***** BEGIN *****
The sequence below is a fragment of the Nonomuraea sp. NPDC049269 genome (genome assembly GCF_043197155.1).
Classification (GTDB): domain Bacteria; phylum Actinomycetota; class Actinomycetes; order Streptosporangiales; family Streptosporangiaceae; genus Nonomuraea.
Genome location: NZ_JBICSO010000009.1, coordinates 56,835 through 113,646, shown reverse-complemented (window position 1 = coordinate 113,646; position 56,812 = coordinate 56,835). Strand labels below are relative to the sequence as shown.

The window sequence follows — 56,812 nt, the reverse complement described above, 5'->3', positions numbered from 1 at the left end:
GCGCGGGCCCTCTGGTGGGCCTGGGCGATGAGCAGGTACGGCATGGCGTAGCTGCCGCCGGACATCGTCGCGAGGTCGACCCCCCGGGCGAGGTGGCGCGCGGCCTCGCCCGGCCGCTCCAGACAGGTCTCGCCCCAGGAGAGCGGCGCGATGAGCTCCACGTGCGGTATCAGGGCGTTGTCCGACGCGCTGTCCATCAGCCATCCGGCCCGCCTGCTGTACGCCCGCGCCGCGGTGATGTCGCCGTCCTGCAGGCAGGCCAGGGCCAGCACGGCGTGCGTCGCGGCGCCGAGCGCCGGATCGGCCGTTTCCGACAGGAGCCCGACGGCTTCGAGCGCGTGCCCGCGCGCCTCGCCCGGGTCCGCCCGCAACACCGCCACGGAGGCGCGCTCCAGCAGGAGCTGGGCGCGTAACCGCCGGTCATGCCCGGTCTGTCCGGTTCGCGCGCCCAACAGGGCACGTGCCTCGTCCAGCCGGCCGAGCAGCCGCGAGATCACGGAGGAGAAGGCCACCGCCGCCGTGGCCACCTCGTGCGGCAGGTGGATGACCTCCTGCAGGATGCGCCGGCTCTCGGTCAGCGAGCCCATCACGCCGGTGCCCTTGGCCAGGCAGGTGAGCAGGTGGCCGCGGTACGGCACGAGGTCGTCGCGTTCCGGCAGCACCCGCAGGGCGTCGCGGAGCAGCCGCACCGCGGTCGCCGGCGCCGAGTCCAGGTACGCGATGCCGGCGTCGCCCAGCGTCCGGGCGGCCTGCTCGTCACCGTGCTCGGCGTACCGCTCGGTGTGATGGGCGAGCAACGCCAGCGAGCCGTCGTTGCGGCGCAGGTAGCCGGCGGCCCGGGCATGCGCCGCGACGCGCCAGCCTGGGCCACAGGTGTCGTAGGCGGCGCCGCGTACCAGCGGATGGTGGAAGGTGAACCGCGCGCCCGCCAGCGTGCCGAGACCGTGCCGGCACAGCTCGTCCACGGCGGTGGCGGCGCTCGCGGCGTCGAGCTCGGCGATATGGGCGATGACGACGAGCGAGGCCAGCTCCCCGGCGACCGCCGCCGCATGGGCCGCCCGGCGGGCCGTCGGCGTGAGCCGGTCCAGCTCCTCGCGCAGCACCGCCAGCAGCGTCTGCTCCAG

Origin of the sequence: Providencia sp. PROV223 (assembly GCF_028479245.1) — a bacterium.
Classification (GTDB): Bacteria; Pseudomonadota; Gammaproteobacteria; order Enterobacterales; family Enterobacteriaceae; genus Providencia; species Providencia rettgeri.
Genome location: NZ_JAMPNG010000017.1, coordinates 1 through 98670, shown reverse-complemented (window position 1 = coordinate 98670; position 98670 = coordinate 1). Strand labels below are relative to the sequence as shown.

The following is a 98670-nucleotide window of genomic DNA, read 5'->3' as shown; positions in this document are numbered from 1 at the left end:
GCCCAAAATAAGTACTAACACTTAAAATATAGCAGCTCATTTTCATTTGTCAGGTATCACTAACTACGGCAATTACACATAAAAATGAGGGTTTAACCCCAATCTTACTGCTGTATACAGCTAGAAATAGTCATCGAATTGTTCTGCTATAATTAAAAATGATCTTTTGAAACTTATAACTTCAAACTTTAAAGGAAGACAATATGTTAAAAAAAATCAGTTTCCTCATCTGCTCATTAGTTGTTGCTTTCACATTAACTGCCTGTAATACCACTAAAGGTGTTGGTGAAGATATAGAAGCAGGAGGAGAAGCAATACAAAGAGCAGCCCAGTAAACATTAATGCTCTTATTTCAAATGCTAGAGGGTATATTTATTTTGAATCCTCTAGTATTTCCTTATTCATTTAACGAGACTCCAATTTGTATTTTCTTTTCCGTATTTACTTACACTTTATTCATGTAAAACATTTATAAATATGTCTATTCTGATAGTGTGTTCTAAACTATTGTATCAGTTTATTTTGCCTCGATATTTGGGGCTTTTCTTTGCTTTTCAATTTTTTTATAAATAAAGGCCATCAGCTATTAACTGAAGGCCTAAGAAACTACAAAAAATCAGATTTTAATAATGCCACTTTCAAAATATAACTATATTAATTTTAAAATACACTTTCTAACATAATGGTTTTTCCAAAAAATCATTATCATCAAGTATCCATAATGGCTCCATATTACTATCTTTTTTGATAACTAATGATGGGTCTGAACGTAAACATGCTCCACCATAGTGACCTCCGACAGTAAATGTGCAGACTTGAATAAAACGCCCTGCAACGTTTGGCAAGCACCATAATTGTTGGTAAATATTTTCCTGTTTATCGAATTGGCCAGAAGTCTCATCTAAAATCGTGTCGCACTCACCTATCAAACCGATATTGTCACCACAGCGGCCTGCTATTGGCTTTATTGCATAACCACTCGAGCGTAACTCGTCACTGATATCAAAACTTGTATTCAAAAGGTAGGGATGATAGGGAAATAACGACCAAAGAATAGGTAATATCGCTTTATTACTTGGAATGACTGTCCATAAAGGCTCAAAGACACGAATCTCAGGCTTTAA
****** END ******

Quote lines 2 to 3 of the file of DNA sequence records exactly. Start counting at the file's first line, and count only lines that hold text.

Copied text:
Classification (GTDB): domain Bacteria; phylum Actinomycetota; class Actinomycetes; order Streptosporangiales; family Streptosporangiaceae; genus Nonomuraea.
Genome location: NZ_JBICSO010000009.1, coordinates 56,835 through 113,646, shown reverse-complemented (window position 1 = coordinate 113,646; position 56,812 = coordinate 56,835). Strand labels below are relative to the sequence as shown.